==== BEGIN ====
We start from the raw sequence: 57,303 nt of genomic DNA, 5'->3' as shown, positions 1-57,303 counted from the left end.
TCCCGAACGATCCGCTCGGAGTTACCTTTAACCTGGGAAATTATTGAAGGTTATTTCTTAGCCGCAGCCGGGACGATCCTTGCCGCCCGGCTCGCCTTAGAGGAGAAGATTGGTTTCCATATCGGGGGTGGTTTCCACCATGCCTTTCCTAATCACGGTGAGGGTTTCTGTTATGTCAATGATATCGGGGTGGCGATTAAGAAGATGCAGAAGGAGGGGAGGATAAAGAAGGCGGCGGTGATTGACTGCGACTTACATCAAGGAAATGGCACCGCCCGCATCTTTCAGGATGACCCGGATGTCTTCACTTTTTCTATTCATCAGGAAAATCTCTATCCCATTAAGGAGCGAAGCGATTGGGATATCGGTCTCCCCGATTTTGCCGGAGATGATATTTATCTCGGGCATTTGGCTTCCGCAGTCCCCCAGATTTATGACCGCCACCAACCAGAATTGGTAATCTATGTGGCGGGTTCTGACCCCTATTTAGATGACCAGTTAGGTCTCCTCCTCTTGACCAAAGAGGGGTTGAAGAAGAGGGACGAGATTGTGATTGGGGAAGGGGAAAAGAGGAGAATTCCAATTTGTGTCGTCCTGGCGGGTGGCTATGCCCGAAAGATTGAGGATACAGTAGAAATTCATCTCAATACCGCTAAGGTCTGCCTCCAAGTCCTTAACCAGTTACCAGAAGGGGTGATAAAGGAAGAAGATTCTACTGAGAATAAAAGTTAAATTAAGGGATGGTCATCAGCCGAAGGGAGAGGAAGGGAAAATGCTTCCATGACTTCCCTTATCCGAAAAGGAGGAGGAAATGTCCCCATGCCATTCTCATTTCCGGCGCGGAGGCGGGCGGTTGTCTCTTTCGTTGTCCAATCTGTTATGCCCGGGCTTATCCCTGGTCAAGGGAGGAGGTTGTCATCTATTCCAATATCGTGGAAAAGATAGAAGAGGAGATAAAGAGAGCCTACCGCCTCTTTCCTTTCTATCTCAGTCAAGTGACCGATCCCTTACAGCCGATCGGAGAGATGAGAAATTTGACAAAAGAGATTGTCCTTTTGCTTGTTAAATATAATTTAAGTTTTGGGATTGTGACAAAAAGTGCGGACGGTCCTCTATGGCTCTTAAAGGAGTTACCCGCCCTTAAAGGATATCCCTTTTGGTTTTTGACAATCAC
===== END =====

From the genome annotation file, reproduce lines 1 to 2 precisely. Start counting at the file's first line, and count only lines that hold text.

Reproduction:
We start from the raw sequence: 57,303 nt of genomic DNA, 5'->3' as shown, positions 1-57,303 counted from the left end.
TCCCGAACGATCCGCTCGGAGTTACCTTTAACCTGGGAAATTATTGAAGGTTATTTCTTAGCCGCAGCCGGGACGATCCTTGCCGCCCGGCTCGCCTTAGAGGAGAAGATTGGTTTCCATATCGGGGGTGGTTTCCACCATGCCTTTCCTAATCACGGTGAGGGTTTCTGTTATGTCAATGATATCGGGGTGGCGATTAAGAAGATGCAGAAGGAGGGGAGGATAAAGAAGGCGGCGGTGATTGACTGCGACTTACATCAAGGAAATGGCACCGCCCGCATCTTTCAGGATGACCCGGATGTCTTCACTTTTTCTATTCATCAGGAAAATCTCTATCCCATTAAGGAGCGAAGCGATTGGGATATCGGTCTCCCCGATTTTGCCGGAGATGATATTTATCTCGGGCATTTGGCTTCCGCAGTCCCCCAGATTTATGACCGCCACCAACCAGAATTGGTAATCTATGTGGCGGGTTCTGACCCCTATTTAGATGACCAGTTAGGTCTCCTCCTCTTGACCAAAGAGGGGTTGAAGAAGAGGGACGAGATTGTGATTGGGGAAGGGGAAAAGAGGAGAATTCCAATTTGTGTCGTCCTGGCGGGTGGCTATGCCCGAAAGATTGAGGATACAGTAGAAATTCATCTCAATACCGCTAAGGTCTGCCTCCAAGTCCTTAACCAGTTACCAGAAGGGGTGATAAAGGAAGAAGATTCTACTGAGAATAAAAGTTAAATTAAGGGATGGTCATCAGCCGAAGGGAGAGGAAGGGAAAATGCTTCCATGACTTCCCTTATCCGAAAAGGAGGAGGAAATGTCCCCATGCCATTCTCATTTCCGGCGCGGAGGCGGGCGGTTGTCTCTTTCGTTGTCCAATCTGTTATGCCCGGGCTTATCCCTGGTCAAGGGAGGAGGTTGTCATCTATTCCAATATCGTGGAAAAGATAGAAGAGGAGATAAAGAGAGCCTACCGCCTCTTTCCTTTCTATCTCAGTCAAGTGACCGATCCCTTACAGCCGATCGGAGAGATGAGAAATTTGACAAAAGAGATTGTCCTTTTGCTTGTTAAATATAATTTAAGTTTTGGGATTGTGACAAAAAGTGCGGACGGTCCTCTATGGCTCTTAAAGGAGTTACCCGCCCTTAAAGGATATCCCTTTTGGTTTTTGACAATCAC